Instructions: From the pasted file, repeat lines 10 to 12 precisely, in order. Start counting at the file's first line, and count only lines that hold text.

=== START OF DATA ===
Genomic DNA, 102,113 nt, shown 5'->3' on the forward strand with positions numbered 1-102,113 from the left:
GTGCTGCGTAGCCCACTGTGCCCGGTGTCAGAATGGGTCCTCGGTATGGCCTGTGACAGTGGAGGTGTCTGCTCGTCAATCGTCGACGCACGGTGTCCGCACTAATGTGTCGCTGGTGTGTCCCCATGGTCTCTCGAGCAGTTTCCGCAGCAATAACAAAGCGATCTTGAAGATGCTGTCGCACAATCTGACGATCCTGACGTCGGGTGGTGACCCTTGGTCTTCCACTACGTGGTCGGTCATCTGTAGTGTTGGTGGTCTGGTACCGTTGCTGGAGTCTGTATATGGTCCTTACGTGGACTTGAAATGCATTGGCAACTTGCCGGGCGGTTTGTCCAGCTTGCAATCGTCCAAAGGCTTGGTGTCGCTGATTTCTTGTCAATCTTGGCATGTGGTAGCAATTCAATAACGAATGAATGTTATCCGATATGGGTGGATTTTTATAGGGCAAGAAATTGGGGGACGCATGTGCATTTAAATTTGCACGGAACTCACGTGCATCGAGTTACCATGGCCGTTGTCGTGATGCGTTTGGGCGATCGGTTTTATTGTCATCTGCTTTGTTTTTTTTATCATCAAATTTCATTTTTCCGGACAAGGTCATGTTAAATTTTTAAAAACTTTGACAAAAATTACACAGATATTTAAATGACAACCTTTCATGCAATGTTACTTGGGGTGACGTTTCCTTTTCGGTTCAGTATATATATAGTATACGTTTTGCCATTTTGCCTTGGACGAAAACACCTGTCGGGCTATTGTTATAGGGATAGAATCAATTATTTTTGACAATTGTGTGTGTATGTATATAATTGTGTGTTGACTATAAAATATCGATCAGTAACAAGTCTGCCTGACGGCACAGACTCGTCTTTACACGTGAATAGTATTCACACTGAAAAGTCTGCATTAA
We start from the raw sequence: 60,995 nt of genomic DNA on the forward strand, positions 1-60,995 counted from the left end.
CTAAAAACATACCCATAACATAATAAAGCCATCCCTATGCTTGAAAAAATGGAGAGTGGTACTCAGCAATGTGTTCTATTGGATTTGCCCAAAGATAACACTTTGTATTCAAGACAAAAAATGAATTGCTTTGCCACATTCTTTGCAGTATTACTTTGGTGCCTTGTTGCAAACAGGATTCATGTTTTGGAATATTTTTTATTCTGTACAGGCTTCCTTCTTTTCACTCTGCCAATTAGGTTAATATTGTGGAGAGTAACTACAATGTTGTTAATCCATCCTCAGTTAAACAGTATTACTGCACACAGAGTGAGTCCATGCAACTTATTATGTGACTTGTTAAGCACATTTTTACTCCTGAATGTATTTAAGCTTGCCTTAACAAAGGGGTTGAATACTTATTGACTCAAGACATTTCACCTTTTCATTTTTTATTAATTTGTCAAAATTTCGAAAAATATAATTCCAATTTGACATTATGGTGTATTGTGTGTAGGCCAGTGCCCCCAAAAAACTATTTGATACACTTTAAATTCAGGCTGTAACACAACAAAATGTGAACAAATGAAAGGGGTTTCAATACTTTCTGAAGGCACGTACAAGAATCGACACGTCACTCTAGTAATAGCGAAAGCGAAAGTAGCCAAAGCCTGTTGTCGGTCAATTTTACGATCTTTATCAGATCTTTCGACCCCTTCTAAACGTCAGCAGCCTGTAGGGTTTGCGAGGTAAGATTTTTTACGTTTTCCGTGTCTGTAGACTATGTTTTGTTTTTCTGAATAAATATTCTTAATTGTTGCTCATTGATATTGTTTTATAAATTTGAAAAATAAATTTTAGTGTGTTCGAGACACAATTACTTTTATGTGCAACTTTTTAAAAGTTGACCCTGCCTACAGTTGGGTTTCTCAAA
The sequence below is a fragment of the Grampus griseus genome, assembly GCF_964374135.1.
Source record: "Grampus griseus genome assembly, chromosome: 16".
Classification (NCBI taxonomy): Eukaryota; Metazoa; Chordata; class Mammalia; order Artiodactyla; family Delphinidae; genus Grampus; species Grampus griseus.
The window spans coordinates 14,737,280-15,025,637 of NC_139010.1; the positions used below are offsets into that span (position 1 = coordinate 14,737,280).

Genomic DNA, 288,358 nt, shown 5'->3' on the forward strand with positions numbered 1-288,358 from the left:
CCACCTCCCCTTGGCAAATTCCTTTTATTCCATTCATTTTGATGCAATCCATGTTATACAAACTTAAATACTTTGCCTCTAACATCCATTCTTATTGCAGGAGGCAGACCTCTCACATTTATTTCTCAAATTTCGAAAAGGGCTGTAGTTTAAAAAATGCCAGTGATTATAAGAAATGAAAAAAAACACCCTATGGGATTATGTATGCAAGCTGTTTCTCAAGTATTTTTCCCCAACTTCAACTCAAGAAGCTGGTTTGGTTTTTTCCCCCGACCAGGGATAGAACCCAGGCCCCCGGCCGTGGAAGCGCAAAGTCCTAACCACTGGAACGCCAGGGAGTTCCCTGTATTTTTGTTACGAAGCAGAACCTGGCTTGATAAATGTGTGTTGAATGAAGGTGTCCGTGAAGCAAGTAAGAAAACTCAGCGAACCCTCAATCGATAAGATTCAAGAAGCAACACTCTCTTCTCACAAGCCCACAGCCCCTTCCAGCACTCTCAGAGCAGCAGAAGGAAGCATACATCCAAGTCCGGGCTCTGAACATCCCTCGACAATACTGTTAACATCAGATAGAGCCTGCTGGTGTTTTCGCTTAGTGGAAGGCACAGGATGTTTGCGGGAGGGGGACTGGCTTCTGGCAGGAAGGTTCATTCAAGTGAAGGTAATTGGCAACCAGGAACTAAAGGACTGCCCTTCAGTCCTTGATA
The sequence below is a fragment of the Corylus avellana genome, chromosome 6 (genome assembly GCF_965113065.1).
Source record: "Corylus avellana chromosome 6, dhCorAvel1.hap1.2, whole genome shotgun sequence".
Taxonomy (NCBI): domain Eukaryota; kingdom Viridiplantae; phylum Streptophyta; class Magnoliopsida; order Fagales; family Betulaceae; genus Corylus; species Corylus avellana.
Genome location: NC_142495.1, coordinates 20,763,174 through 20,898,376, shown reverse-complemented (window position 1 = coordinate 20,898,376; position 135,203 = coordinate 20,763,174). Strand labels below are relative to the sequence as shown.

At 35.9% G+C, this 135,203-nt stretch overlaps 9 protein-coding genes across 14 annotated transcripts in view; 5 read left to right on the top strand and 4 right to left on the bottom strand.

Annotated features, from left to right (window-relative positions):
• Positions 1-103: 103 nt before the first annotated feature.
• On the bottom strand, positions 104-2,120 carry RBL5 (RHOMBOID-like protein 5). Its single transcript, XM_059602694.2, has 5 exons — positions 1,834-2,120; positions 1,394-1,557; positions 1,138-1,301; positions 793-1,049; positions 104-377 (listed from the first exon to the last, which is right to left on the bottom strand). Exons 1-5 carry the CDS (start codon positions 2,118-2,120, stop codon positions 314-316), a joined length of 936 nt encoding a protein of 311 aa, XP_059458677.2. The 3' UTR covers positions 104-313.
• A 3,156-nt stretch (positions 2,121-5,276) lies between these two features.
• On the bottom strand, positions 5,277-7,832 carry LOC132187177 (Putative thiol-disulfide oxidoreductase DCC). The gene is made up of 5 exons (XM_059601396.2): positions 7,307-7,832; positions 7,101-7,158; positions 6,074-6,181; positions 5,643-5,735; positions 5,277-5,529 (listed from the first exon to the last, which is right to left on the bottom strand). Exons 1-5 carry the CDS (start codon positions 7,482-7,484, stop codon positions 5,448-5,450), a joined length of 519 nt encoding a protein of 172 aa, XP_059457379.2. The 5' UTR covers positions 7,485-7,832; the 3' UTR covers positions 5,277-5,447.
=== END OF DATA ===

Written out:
CCACCTCCCCTTGGCAAATTCCTTTTATTCCATTCATTTTGATGCAATCCATGTTATACAAACTTAAATACTTTGCCTCTAACATCCATTCTTATTGCAGGAGGCAGACCTCTCACATTTATTTCTCAAATTTCGAAAAGGGCTGTAGTTTAAAAAATGCCAGTGATTATAAGAAATGAAAAAAAACACCCTATGGGATTATGTATGCAAGCTGTTTCTCAAGTATTTTTCCCCAACTTCAACTCAAGAAGCTGGTTTGGTTTTTTCCCCCGACCAGGGATAGAACCCAGGCCCCCGGCCGTGGAAGCGCAAAGTCCTAACCACTGGAACGCCAGGGAGTTCCCTGTATTTTTGTTACGAAGCAGAACCTGGCTTGATAAATGTGTGTTGAATGAAGGTGTCCGTGAAGCAAGTAAGAAAACTCAGCGAACCCTCAATCGATAAGATTCAAGAAGCAACACTCTCTTCTCACAAGCCCACAGCCCCTTCCAGCACTCTCAGAGCAGCAGAAGGAAGCATACATCCAAGTCCGGGCTCTGAACATCCCTCGACAATACTGTTAACATCAGATAGAGCCTGCTGGTGTTTTCGCTTAGTGGAAGGCACAGGATGTTTGCGGGAGGGGGACTGGCTTCTGGCAGGAAGGTTCATTCAAGTGAAGGTAATTGGCAACCAGGAACTAAAGGACTGCCCTTCAGTCCTTGATA
The sequence below is a fragment of the Corylus avellana genome, chromosome 6 (genome assembly GCF_965113065.1).
Source record: "Corylus avellana chromosome 6, dhCorAvel1.hap1.2, whole genome shotgun sequence".